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Phoenix Project shortlisted for major award

15 February 2018

Phoenix Project

A Cardiff University project to improve health and reduce poverty in Namibia has been shortlisted for a major award in Wales.

The Phoenix Project, led by Professor Judith Hall, has been nominated for a St David Award, which recognises and celebrates the exceptional achievements of people and groups from all walks of life in Wales.

The Phoenix Project, a partnership with the University of Namibia (UNAM), has already made a major impact since its launch at the Senedd in Cardiff Bay by First Minister Carwyn Jones.

The project covers three broad areas - women, children and infectious diseases; science; and communication. Since the project’s launch, Cardiff University and UNAM staff and students have created more than 30 major work packages, with external funding of over £1m secured.

Highlights include:

  • Transforming anaesthesia in Namibia by training the country’s first ever professional anaesthetists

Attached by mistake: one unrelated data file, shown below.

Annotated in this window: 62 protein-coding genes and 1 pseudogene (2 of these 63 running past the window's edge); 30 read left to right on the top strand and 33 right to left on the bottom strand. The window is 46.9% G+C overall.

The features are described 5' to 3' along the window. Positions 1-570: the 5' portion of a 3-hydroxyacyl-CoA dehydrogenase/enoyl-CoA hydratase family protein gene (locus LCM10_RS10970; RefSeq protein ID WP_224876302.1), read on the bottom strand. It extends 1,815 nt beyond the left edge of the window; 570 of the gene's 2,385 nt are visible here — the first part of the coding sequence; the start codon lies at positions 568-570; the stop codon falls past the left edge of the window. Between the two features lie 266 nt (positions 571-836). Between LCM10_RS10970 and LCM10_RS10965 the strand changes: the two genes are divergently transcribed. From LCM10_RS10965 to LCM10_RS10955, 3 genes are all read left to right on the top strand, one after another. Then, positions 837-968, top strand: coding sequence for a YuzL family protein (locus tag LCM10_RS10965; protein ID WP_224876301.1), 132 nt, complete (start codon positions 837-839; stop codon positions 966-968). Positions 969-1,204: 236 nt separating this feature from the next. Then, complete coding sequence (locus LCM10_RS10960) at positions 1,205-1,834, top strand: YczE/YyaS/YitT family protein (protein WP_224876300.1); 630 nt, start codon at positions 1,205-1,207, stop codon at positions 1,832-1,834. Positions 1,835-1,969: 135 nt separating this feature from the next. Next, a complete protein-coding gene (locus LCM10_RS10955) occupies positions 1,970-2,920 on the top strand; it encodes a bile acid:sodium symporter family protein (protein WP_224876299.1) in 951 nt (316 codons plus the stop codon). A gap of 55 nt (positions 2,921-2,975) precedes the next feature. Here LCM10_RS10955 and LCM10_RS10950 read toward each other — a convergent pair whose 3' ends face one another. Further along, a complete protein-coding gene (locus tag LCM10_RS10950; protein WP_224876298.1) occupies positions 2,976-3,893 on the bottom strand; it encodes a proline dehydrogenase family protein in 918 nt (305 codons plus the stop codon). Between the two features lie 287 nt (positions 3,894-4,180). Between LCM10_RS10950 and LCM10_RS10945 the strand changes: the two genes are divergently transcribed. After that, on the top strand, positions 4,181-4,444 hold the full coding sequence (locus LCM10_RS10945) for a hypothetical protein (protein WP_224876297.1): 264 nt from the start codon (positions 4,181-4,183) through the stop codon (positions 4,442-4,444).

• Launching major and successful road safety initiatives in Namibia, a country with the worst road safety statistics in the world
  • Developing an open source software writing community in the country, which has spawned others in Africa
  • Supporting and developing Namibia’s multilingual communities

Professor Hall said: “I want to pay tribute to the committed group of people from across Cardiff University who have worked across international boundaries to make a meaningful difference to the lives of many people.

“In addition, none of this work would be possible without our committed partners, the University of Namibia, whose staff have not only worked incredibly hard to make this project a success, but who have become our friends.

“We still have so much more work to do but, with the talented team that we have, anything is possible.”

The Phoenix Project has been shortlisted in the international category, which recognises an individual or group from Wales making an outstanding contribution internationally.

The Project won the International Collaboration of the Year award at the Times Higher Education Awards last year.

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